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Building & Construction

Building & Construction Biobased plastics for exterior facades Fig. 1-3: PLA/Lignin/Cellulose composite before and after 18 months of natural weathering, Lignin/Cellulose composite (3mm plate) after 18 months of natural weathering (Photo: C. Köhler) Fig. 5: Tension rod made from PLA and modified PLA before and after natural and artificial weathering (see table) (Photo: C. Köhler) While plastics are already indispensable materials for the production of pipes, seals, vapour barriers or insulation in the construction industry, this type of material is also increasingly used for interior and exterior cladding. This may be due, on one hand, to novel digitised design and production methods which allow for flowing shapes with free geometries and that can often only be realized with plastic materials. On the other hand, additional advantages of this material (such as its resistance to corrosion, its versatility for creative applications, and its low thermal conductivity or light weight that compares favorably to other materials such as glass) lead one to a decision for this type of building material. Using bio-based thermoplastic materials in the abovementioned applications could therefore become a resourceefficient alternative in the future. These materials can be freely shaped and recycled and can combine such properties with the ecological advantages of materials made from renewable resources such as wood. To be able to supply all types of buildings, building components made from bioplastic materials need to be of low flammability (DIN EN 13501-1 B or C). Materials of regular flammability can be used in buildings with a maximum height of 7 meters and with no more than two units, which have to be smaller than 400 m². Exterior facades should be able to withstand threshold temperatures of -20°C and +80°C [1]. Furthermore, the building’s stability has to be warranted for a time frame that is economically feasible; in the case of exterior cladding, this means a time span of 30 years. Composite materials from lignin and cellulose fibres, which are the main components of wood, are less suited for exterior application. Both the results of three years of natural weathering in accordance with DIN EN ISO 877 (Fig. 1-3), as well as the results of artificial weathering in accordance with EN ISO 4892, show inadequate resistance to weathering. UV radiation degrades lignin. This results in a water-soluble decomposition product which is washed away by rain. What remains is whitish cellulose that exhibits a grayish layer when it is colonized by micro-organisms [2]. The material 12 bioplastics MAGAZINE [04/13] Vol. 8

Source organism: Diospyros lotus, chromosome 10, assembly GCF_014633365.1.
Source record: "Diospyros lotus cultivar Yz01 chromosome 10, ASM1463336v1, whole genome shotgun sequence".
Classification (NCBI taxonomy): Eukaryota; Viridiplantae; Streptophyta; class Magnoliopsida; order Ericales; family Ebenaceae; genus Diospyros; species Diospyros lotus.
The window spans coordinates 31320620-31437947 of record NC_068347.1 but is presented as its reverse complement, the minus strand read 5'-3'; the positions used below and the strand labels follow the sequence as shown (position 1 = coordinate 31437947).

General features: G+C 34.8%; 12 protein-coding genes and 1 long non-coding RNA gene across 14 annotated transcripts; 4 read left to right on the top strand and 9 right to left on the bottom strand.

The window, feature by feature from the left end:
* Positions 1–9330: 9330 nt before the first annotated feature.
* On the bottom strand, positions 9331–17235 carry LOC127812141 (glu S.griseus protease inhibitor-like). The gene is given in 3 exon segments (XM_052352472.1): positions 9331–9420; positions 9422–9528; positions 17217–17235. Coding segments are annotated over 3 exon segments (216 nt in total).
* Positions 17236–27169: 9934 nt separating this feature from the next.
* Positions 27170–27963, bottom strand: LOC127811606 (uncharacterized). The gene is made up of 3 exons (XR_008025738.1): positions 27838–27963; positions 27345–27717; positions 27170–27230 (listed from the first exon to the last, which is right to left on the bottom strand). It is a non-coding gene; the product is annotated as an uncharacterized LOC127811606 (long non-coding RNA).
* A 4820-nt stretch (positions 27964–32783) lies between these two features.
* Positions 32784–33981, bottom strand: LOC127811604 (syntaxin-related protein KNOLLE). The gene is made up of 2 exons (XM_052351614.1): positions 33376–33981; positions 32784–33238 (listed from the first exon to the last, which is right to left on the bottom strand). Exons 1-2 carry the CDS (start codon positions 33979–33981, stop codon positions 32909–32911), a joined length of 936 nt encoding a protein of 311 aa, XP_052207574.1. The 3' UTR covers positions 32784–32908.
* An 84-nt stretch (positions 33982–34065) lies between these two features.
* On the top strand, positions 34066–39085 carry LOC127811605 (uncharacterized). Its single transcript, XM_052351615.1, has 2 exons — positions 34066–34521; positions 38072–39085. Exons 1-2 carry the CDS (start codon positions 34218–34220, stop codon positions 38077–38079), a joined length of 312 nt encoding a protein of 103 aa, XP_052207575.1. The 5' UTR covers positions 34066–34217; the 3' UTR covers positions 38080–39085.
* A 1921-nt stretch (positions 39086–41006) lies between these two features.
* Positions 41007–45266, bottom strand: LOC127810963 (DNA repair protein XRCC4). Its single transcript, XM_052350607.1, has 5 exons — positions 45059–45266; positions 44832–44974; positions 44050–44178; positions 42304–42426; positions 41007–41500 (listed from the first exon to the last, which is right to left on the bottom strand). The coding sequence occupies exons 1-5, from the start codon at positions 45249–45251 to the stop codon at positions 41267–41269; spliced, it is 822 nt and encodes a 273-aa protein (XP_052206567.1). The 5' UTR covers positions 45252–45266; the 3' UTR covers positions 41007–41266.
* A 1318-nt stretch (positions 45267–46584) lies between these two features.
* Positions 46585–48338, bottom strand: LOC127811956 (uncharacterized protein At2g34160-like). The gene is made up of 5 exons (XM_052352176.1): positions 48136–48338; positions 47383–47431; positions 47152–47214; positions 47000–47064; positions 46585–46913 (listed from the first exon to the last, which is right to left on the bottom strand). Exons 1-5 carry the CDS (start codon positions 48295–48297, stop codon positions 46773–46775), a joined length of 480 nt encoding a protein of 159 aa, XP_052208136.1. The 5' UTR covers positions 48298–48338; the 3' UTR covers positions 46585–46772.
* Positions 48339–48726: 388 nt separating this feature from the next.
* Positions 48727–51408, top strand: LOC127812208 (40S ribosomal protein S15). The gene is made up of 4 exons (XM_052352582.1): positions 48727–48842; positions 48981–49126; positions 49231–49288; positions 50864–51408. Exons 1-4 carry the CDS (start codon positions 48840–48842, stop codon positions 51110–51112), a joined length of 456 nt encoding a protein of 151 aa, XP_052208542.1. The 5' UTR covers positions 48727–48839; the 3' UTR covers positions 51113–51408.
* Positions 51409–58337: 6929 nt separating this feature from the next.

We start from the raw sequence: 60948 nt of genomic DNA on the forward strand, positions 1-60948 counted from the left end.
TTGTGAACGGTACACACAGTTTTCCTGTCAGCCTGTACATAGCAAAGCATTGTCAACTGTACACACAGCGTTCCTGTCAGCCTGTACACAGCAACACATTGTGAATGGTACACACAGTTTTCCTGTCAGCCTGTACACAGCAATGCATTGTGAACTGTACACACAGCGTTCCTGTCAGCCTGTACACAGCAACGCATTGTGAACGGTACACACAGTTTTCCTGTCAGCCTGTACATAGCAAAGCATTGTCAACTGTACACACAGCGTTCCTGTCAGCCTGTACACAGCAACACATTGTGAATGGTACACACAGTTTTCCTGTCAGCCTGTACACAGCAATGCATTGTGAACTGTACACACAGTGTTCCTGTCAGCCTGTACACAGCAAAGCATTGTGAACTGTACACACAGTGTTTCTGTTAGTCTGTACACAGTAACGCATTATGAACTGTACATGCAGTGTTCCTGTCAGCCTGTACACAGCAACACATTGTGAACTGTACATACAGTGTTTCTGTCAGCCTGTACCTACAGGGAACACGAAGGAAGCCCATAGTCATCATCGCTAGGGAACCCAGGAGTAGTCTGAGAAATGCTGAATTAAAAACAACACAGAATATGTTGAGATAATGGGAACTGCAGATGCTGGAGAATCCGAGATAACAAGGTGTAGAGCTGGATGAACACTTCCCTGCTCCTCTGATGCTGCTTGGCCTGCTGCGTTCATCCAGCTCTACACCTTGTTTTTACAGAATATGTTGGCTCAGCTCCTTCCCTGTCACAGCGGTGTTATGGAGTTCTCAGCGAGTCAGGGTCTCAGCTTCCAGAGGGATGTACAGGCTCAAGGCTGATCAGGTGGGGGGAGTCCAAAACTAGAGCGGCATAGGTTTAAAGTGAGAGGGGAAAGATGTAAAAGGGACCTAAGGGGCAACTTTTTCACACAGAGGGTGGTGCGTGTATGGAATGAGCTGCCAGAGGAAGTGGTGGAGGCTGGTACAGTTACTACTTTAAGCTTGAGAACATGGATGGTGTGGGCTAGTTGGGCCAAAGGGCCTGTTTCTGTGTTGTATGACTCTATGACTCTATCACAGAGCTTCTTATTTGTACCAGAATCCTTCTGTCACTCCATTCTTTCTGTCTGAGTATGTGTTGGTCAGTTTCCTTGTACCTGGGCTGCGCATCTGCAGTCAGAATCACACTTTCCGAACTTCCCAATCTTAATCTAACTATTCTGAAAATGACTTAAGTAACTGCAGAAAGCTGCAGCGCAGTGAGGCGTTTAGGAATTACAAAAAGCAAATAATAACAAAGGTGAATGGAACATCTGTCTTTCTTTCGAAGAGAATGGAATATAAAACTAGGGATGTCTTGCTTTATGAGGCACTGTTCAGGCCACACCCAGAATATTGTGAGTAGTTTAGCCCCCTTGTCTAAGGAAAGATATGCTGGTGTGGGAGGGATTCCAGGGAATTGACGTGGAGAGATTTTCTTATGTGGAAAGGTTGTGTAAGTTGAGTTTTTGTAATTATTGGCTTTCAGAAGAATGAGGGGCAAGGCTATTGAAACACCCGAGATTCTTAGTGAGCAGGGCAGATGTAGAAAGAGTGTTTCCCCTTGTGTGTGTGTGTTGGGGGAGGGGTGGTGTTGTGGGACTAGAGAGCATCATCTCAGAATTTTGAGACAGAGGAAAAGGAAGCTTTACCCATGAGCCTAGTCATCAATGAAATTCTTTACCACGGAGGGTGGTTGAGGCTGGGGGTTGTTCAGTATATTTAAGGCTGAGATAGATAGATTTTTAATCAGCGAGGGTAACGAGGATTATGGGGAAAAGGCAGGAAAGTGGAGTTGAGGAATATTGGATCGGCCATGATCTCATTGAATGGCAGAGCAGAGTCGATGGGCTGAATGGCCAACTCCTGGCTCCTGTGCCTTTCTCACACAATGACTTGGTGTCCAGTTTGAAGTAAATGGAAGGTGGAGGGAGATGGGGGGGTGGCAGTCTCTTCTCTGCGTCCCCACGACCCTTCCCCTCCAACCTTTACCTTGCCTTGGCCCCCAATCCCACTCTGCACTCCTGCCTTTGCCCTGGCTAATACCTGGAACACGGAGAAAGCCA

Building & Construction by Carmen Köhler Institute of Building Structures and Structural Design (ITKE) University of Stuttgart, Germany Fig. 6: Booth at the Hannover Expo 2013 (Photo: M.R. Hammer/ ITKE) is no longer stable (Fig. 3). The absorption of water also minimizes the stability of the composite. Furthermore, a 96 hour immersion in water in accordance with EN ISO 62 shows that composites containing lignin and cellulose are not suitable for long term exterior applications. The water absorption rate is 37%. The test object (4mm) breaks. A composite of PLA and wood fibres (in approximately equal parts) shows a water absorption rate of 25 % under the same conditions, which results in the material tearing. PLA, however, absorbs only 1% moisture. The 18 months process of natural weathering of PLA, PLA-blends, and PHB does not result in yellowing. The surface becomes slightly more matte in appearance. Tensile strength at yield and elongation at yield do not indicate any loss of mechanical properties after 18 months of natural weathering (see table). In separate trials, PLA and a nucleating agent were compounded with an ecologically harmless flameretardant containing phosphate. Fire class UL 94-V0 was achieved by adding 10 % by weight (to the 4mm test object). Fire tests with building elements have yet to be conducted. Heat-related shape retention (ISO 75-2 B) of the polyactide, that has been modified for exterior use, is at a mean value of 79.2°C. Two % by weight of nucleating agent was added. PET-G, which is also used in exterior facades, exhibits HDT-B of approx. 70-72°C. Tensile Elongation N° in strength test requirements at yield figure 5 at yield [%] [N/mm²] 1 PLA 60 2,5 PLA after 240h immersion in water DIN EN ISO 62 60 2,5 PLA after 18month natural weathering DIN EN ISO 877 61 2,7 2 PLA after 855h artificial weathering DIN EN ISO 4892-3, process A, cycle 3 15 0,7 3 4 5 PLA after 1024h artificial weathering - behind window glass PLA + 10wt% phosphate containing flame retardant + 2 wt% nucleating agent ( NA) PLA + 10wt% Ph FR + 2wt % NA after 240h immersion in water PLA + 10wt% Ph FR + 2wt % NA after 18month natural weathering PLA + 10wt% Ph FR + 2wt % NA after 1024h artificial weathering PLA + 10wt% Ph FR + 2wt % NA after 340h artificial weathering - behind window glass test requirement tensile test: ISO 527 initial load speed initial load DIN EN ISO 4892-3, process B, cycle 5 16 0,9 46,5 3 DIN EN ISO 62 46,5 3 DIN EN ISO 877 46 2,6 DIN EN ISO 4892-3, process A, cycle 3 DIN EN ISO 4892-3, process B, cycle 5 2 N/mm² 10 mm/min testing speed 5 mm/min 15 0,7 48 2,6 Fig. 4 Tensile strength at yield and elongation at yield before and after weathering and immersion in water of PLA and modified PLA (Source: C. Köhler ) Fig. 7: Moulded components made from bio-based materials by Tecnaro (Photo: Bauer Thermoforming) After 1024 hours of artificial ageing (EN ISO 4982-3), which corresponds to a simulation of twelve months, elongation at yield is reduced from 46.5 N/mm² to 15 N/mm². Tensile strength at yield declines from 3 to 0.7 %. It is interesting, however, that the loss of properties after artificial weathering compares to that of pure polylactide (PLA). The ecologically harmless, phosphate based flame-retardant does not seem to influence weathering. Environmental simulations often take place under more extreme conditions in order to accelerate ageing. bioplastics MAGAZINE [04/13] Vol. 8 13